John D. Lee, a member of The Church of Jesus Christ of Latter-day Saints, founded Lee’s Ferry in the early 1870s to function as a link between the Latter-day Saint heartland in Utah and new settlements in Arizona. A committed polygamist, Lee built several houses for his multiple families in the following years, naming this group of buildings Lonely Dell Ranch. After the authorities arrested Lee for his role in the Mountain Meadows Massacre of 1857, Church leaders gave the title for the Ferry and Ranch to Warren Johnson and his family in 1879. The Johnson family was still living on the post when Glen and Bessie Hyde arrived on November 5, 1928, though the Ferry had permanently closed that summer.
The Hydes had started their journey from Greenriver, Utah, on October 20, well provisioned with food and other supplies. They came equipped with all the necessary tools to document their trek, including a small Kodak camera and a notebook which Bessie used to record daily events. Yet curiously they did not take any life preservers or personal floatation devices with them.
The Hydes’ trip to Lee’s Ferry was relatively uneventful, aside from Bessie falling out of the scow on October 27 in Cataract Canyon. Overall, both were in good spirits.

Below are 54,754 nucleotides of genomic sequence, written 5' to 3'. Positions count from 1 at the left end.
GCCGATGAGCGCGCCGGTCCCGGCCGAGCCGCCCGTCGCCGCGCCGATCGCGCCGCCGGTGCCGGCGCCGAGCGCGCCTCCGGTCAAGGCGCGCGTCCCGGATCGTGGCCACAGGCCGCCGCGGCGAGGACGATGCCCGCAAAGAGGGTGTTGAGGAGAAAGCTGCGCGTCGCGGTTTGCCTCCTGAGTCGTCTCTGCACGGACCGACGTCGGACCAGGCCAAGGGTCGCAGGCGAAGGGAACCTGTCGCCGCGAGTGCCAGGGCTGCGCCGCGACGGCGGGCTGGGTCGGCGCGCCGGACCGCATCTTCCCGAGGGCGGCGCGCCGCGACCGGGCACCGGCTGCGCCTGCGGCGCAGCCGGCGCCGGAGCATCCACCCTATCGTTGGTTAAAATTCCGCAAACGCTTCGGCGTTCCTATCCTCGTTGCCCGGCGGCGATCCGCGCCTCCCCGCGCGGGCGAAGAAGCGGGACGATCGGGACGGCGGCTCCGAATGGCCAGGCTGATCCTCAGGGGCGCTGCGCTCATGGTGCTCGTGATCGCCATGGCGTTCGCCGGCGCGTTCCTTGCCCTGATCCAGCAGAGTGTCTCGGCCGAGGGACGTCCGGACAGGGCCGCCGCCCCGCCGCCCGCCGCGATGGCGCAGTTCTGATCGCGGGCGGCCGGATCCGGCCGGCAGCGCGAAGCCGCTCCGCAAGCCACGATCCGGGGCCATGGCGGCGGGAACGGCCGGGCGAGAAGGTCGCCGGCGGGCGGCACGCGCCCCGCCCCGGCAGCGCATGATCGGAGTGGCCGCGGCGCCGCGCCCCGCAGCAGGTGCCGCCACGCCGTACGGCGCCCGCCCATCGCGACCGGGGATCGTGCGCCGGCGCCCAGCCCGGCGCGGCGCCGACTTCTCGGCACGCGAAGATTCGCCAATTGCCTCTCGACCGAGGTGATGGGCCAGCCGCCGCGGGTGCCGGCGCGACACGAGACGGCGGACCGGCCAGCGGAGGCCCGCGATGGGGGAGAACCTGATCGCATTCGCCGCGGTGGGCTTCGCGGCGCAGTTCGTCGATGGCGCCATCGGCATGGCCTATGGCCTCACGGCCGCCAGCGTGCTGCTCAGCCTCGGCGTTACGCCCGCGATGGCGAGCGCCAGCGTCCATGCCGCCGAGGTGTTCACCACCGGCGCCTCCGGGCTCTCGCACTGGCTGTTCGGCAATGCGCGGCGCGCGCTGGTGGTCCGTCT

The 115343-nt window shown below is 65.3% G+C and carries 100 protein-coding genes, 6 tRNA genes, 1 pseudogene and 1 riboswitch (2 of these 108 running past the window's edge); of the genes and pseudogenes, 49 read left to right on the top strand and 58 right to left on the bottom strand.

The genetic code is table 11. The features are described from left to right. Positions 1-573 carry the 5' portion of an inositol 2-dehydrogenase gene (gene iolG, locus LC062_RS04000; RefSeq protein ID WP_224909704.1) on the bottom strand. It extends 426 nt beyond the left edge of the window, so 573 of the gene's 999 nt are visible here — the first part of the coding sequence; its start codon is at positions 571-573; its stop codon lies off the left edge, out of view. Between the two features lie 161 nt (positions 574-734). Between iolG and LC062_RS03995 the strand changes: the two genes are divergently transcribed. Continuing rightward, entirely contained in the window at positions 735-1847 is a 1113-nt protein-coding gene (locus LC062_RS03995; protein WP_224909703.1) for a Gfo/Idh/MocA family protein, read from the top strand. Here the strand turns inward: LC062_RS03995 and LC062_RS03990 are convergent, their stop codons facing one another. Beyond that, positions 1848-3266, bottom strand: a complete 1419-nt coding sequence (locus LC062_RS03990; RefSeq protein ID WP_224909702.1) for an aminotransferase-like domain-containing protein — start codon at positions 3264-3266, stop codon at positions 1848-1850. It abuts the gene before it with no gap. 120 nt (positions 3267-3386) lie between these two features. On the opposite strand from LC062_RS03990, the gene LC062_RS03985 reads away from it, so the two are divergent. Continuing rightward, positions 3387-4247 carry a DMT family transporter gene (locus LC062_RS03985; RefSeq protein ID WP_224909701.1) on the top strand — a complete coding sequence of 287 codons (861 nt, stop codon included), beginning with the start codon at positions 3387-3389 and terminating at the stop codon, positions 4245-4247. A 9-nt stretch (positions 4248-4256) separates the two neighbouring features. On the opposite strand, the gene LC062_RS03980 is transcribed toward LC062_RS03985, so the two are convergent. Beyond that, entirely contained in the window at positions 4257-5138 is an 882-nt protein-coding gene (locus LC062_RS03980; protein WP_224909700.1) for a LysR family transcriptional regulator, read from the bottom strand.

The inhabitants of Lee’s Ferry were aware of the hazards of the Colorado River. Glen and Bessie were just one in a series of river expeditions that came through Lee’s Ferry. Other private excursions, Latter-day Saint expeditions, and US Government Survey teams had all passed by the post through the years. Most of these groups had foundered in the rough waters south of the station, just before the entrance to the Grand Canyon. Also, three of the inhabitants had drowned when they tried to recover the outpost’s ferryboat after a summer flood washed it away in June.
With these past events in mind, the Johnson family and the outpost’s government agent, Owen Clark, attempted to convince Glen and Bessie to abandon their trek. They warned them their scow wasn’t suited to the rapids downriver. If they continued, the size of their boat and their lack of life preservers could result in disaster. However, the Hydes did not take the resident's concerns seriously, convinced they were already through the worst the Colorado River had to offer.
After exploring the surrounding area for a few days, the Hydes left the station on November 8. They were bound for Grand Canyon Village. In an ironic twist, the last glimpse of the couple caught the station’s residents caught was of Glen nearly falling off the scow.In the years following the Hydes’ disappearance, Lee’s Ferry became a backwater. The completion of the Navajo Bridge several miles downstream in 1929 rendered the ferry obsolete. The post became a ghost town by the early 1940s. Today, it’s a historic site maintained by the National Park Service.